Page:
Behind the Lens and in the OR

An insider’s look into the guts and gore of a New York hospital 

The only people in the room were the surgeon, a nurse, the anesthesiologist, a resident, the patient, and I yours truly. I wore scrubs, a cap, and a mask and waited for the arthroscopic knee surgery to begin. In a different room, I witnessed an entire knee replacement from the moment the skin was cut until it was sewed up and stapled. In the process, parts of bone were removed by a saw and replaced with sterile metal and plastic pieces. I smelled something burning when certain tools were used, and I held a hardening piece of cement that is used to secure the metal prosthesis in place. Everybody involved in the surgery was exceedingly calm, relaxed, and they even made conversation while performing the serious task. The whole time I was able to hear the sounds of machines working and beeping and quiet music in the background. This was a very engrossing experience and I came away learning a lot about the mood in an operating room and the way operations are done.

During the month of July, I volunteered at NYU’s Hospital for Joint Diseases. I observed surgeries, specifically orthopaedic surgery, and gained a feel of day-to-day life at the hospital. I also worked with the medical photography team, which photographs and films everything that goes on at the hospital.

Over the course of the month, I observed several surgeries, including elbow, shoulder, knee, and hip operations. With the photography team, I learned how to use Photoshop. I also learned about the science behind photos. I developed film in a dark room and watched an image “magically” appear.

Photographs are mostly used for educational purposes. They are published in newsletters and can be viewed by students, patients, and doctors. Photoshop helps make the pictures look better. For example, we took the annual group photo of all the surgeons and were able to add into the picture a surgeon who missed the shot. In addition, I got to meet high-ranking doctors, such as Dr. Joseph Zuckerman, the chairman of the department of orthopaedic surgery, and even Raymond W. Kelly, the commissioner of the New York City Police Department, when he was a guest speaker at a meeting about leadership and time management.

I toured a histopathology lab where body tissue removed during surgery is evaluated and diagnosed. I watched the staff cut the specimens using a precise electric saw, stain the thin specimens, and put them on slides for viewing under a microscope. The photography team set up a camera with a macro lens (for close-up shots) and secured it onto a stand with tungsten lights above. From there we photographed specimens of soft tissue from a left thigh and a labeled scale for reference. One of the doctors at the lab took us to a microscope where we looked at a slide with a specimen of a tumor on it. When looking through the microscope, I was able to identify each separate cell because of the way they were stained. When we were done, the doctor gave me the slide to take home.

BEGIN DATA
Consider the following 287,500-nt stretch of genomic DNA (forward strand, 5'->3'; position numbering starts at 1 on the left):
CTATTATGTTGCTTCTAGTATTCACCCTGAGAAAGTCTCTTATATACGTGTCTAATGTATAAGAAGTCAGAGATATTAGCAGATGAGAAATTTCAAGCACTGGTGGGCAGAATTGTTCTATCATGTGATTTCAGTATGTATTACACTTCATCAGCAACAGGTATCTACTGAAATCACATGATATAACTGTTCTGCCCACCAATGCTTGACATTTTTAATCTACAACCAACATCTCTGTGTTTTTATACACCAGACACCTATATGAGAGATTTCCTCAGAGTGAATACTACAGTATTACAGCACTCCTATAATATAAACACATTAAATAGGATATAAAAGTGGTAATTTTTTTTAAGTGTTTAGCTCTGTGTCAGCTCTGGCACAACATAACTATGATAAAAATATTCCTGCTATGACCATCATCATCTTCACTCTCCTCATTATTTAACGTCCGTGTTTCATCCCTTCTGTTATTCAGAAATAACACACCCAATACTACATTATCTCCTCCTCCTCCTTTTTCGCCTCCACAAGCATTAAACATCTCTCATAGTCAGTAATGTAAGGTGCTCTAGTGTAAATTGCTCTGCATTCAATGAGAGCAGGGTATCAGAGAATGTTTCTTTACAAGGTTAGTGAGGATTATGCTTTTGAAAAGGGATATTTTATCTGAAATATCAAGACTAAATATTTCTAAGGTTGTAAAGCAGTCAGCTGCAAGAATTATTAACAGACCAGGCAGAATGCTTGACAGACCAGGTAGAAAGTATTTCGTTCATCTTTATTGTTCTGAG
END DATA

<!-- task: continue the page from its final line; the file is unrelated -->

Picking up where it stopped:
Besides having fun and obtaining new skills, I experienced the daily rhythms of a hospital. I had the chance to witness many aspects of the institution, including the academics, health care, complications (not only medical), strategies to success, and even some politics.

Not every operation is easy going. During one hip replacement surgery the doctor realized he did not have the correct size cup to place in the patient’s joint. The representative for the company that makes the product was out that day, which made it harder to obtain the piece. The patient was under anesthesia and had on a tourniquet, which added a time constraint. After some stress and anxiety, everything worked out. The hospital had the right size cup, it turned out, but they just had to locate it.

At the end of one day I was supposed to observe a knee arthroscopy. At the last moment, the anesthesiologist canceled the operation because the patient had not been taking a required medication. In medicine, not everything runs smoothly, but most of the time it works out.

As a result of my experience, the way I look at photos has completely changed. I do not rely on the authenticity of photos anymore because I understand how they can be edited so quickly and easily. I also gained new and important photography skills. The way images are displayed and perceived plays an important role in many fields. In the span of one month, I learned how to use many of these tools that can change lighting, color or the angle of a photograph.

I would recommend this amazing experience to everybody, even if one is not interested in science, because there are so many different opportunities available at a major medical center like the Hospital for Joint Diseases. In my opinion, anyone who likes to interact with other people would be able to find something enjoyable and productive to do based on any passion.

The profession of a doctor has a more valuable meaning to me now because I had the chance to see that the job demands more than taking care of patients. The field is very academic and being a doctor is like being a teacher in a way to students and residents. I am even more interested now in becoming a physician. I would like to thank my father, ortheopaedic surgeon Alan Dayan, who made this experience possible.Air Jordan VI 6 Shoes

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